Such is his opinion or that of the others (Eudoxus and Callippus). sometimes at a greater distance. if one wants to account for the phenom ena. sometimes more to the south of the circle which passes through the m iddle of the zodiac. sometimes more to the north. except to Saturn and Jupiter. there are some evidently solid spheres which. Each of the other planets is carried by four spheres. one supposed that in the intervals of the conferring spheres (that is to say those carrying the planets). it follows that they appear more or less far from earth. cause the conferring spheres they contact to turn in the opposite direction. A ristotle says that those before him supposed them each to be carried by several spheres. one of which produces the m ovement of the planet in height. one nevertheless saw the planets going in the opposite direction. sometimes more to the south. The second moves around the axis perpen­ dicular to the circle of the m iddle of the zodiac signs. By the latter. by their own movement. sometimes at a sm aller. sometimes more to the north. As we see them carried each day by the motion of the universe from east to west and passing through the consecutive zodiac signs in their course along the obliquity of the zodiac. He also thinks that. or else placed on other circles. are necessary for each of the planets. and only one to each of the others. It is by this sphere that each planet appears to execute a m ovem ent in longitude towards the zodiac signs that follow. The third rotates around the axis perpendicular to the circle. they appear to move variously and describe certain eccentric circles. also. Eudoxus says that the sun and the moon are supported on three spheres: the first is that of the fixed stars which rotate around the poles of the universe and forcibly draws all the others with it from the rising to the setting. each star appears to have its own movement in latitude. they appear to describe spirals in consequence of which the m athematicians. in the same way that with mechanical gears. sometimes higher. A ristotle says that C allippus added new spheres to the other planets. If one thought that it is natural that everything be carried in the same direction. oblique to that of the m iddle of the zodiac signs. think that they were transformed. that is to say two to the sun and the moon. sometimes lower. other lesser spheres than one of the spheres that carries the rotating ones. by their .116 ASTRONOMY consequence of all these movements. can. misled by the retrograde movement. wheels rotating around their axes.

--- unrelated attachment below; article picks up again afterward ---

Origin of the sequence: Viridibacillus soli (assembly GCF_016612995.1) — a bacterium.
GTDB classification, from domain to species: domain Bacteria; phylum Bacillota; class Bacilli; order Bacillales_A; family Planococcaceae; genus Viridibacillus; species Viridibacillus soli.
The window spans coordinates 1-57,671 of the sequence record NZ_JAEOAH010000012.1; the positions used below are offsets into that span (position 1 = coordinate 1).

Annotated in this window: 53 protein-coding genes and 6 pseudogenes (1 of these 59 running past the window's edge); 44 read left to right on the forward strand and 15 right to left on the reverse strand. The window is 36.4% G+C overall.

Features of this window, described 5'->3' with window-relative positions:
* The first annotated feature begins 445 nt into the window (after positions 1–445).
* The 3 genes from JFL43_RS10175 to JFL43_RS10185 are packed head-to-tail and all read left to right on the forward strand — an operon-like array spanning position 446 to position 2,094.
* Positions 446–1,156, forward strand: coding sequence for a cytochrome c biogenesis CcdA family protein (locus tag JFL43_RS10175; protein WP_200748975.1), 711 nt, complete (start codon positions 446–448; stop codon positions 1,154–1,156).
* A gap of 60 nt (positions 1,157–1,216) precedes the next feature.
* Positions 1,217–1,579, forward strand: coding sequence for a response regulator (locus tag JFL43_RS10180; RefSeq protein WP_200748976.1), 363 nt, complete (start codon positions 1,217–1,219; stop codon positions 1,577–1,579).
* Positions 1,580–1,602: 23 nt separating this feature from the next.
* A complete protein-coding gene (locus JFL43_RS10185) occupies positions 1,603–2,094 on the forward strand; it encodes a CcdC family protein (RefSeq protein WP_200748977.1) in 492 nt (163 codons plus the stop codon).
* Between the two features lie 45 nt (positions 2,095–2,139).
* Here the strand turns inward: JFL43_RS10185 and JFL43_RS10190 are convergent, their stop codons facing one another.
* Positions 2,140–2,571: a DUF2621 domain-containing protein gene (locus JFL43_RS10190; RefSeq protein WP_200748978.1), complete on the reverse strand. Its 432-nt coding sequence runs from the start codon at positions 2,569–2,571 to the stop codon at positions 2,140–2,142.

it is time for a short elaboration on the figure which appears to us to be necessary for the construction of the spheres. some concentric. cause a turning and rotating in the opposite direction of the bodies adjacent and in con­ tact. others less so and in the opposite direction. some are carried more quickly. AE. around their own axes oblique to that of the sphere of the stars. which is the consequence of the m ovement of the spheres. because of the level which they occupy. that they appear to accom plish combined. Let us suppose that ABCD is a large cir­ cle and that it passes through the m iddle of the zodiac. AC and BD its two (perpendicular) diameters. carried along by the exterior sphere.ASTRONOMY 117 own m ovement and by the aid of geared teeth. is its thickness. A Let us take ABCD as the hollow sphere of the stars around the center O of the universe. irregular and varied movements. others eccentric or epicycles. W e have underneath the first. their place and their size. It is quite natural that all the spheres move in the same direction. For the understanding of what we say. the hollow sphere Eqst. Thus the stars that they carry are brought along by the simple and regular m ovement of the spheres and it is only through an effect. but by an appropri­ ate movement. XXX II. they describe several circles. then pXiR of a planet .